2. An equation and a calculator do not make reality.
Every semester I have to fight a major misconception with my students. I don't mean the pre-meds who take the introductory physics classes, or the "I don't know what I'm doing with my life students, but I have to take this class to get some sort of degree." students. I mean physics majors who are in their senior year and who have been through many physics classes already. I have to fight the misconception that just because the students have an equation and a calculator or computer that can calculate something to an arbitrary number of digits, that the result, to that precision, has meaning for the real world. This is a misconception that physicists of all stripes have to fight every day. And unfortunately this short video perpetuates this myth.

Let's take the sheep example. He gives an example of a sheep riding a train and says if you have a train going 2 mph and a sheep on the train is moving forward at 2 mph with respect to the train then,
2 mph + 2 mph = 4 mph
which he promptly declares to be false. He then proceeds to give a short explanation of how to add velocities in special relativity and produces the equation for adding velocities in special relativity (for those who want to know he is merely pointing out the difference between a Galilean vs. a Lorentz transformation. One assumes light has no speed limit and the other one does. But, by his definition what he presents is also false, since a Lorentz transformation is also incomplete, so he merely traded one misconception for another. Fail.).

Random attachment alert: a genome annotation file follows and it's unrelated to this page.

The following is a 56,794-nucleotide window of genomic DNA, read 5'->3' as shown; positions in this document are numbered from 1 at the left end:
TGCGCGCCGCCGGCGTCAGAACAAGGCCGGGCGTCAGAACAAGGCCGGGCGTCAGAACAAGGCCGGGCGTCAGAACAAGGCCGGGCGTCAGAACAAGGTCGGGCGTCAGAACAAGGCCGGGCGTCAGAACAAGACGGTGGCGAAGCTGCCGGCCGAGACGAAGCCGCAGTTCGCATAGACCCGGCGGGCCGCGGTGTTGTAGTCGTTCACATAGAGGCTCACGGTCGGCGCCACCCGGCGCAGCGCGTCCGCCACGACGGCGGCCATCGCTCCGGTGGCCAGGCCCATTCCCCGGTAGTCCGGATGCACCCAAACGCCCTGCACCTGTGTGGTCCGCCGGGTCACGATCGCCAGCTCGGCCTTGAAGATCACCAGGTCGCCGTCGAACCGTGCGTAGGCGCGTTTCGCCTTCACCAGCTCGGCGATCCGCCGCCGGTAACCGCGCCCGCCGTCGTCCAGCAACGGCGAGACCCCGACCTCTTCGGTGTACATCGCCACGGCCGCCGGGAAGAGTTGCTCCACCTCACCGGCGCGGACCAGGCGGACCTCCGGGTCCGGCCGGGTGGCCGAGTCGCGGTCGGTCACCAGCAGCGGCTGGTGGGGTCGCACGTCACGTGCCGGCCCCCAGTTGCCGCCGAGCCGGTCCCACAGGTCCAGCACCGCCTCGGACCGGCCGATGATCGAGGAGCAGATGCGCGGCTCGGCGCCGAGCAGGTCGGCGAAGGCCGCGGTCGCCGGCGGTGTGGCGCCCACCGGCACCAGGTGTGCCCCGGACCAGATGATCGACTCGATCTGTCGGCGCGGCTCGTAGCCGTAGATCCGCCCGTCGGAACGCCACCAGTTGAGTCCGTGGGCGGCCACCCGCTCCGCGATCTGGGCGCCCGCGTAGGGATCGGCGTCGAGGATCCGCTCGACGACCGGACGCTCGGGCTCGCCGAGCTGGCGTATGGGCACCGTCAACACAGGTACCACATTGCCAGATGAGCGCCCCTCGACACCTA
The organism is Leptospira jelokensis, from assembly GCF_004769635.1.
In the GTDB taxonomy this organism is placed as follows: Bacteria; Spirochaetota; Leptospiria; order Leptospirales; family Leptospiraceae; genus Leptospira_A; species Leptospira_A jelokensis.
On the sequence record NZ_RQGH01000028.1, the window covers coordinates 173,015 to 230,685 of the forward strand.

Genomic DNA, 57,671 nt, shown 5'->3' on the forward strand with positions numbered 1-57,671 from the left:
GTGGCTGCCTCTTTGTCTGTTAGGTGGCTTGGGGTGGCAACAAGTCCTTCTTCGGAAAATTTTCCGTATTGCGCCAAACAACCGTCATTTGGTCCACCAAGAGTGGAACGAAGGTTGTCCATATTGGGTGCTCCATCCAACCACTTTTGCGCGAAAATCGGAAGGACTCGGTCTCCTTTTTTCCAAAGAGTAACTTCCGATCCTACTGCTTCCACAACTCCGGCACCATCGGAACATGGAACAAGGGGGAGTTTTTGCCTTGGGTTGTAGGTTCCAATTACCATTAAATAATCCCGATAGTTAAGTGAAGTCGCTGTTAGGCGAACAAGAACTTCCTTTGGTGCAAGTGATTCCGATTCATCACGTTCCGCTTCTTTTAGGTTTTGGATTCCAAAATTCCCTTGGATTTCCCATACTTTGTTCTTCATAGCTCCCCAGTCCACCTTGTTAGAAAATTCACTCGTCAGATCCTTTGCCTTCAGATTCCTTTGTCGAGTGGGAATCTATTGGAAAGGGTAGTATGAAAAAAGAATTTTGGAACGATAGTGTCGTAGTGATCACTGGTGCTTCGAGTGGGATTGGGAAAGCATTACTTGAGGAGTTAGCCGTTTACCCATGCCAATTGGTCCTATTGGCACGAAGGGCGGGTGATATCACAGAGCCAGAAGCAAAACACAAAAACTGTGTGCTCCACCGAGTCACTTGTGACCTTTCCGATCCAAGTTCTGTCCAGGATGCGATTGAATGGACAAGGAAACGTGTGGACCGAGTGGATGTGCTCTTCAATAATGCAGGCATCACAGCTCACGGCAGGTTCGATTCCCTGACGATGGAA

But, according to him, if we want to be honest we have to use the special relativistic equation and see that the sheep is only moving 3.999999999999999964 mph. That is a difference of 0.000000000000000036 mph. The problem is, how did he measure that? No really! That is a perfectly valid question in physics, I am not just trying to ask a trite, funny question. If he claims that the sheep is actually moving 0.000000000000000036 mph slower than it should because of special relativistic effects then he will have to actually measure that. The problem is (as many, many, many, many of my professors over the years have pointed out), the sheep is made up of atoms. You can't calculate something, get a result and say, "This is how the world works." because you are ignoring the fact that everything is made up of real matter. You can't separate that fact or you will end up in trouble.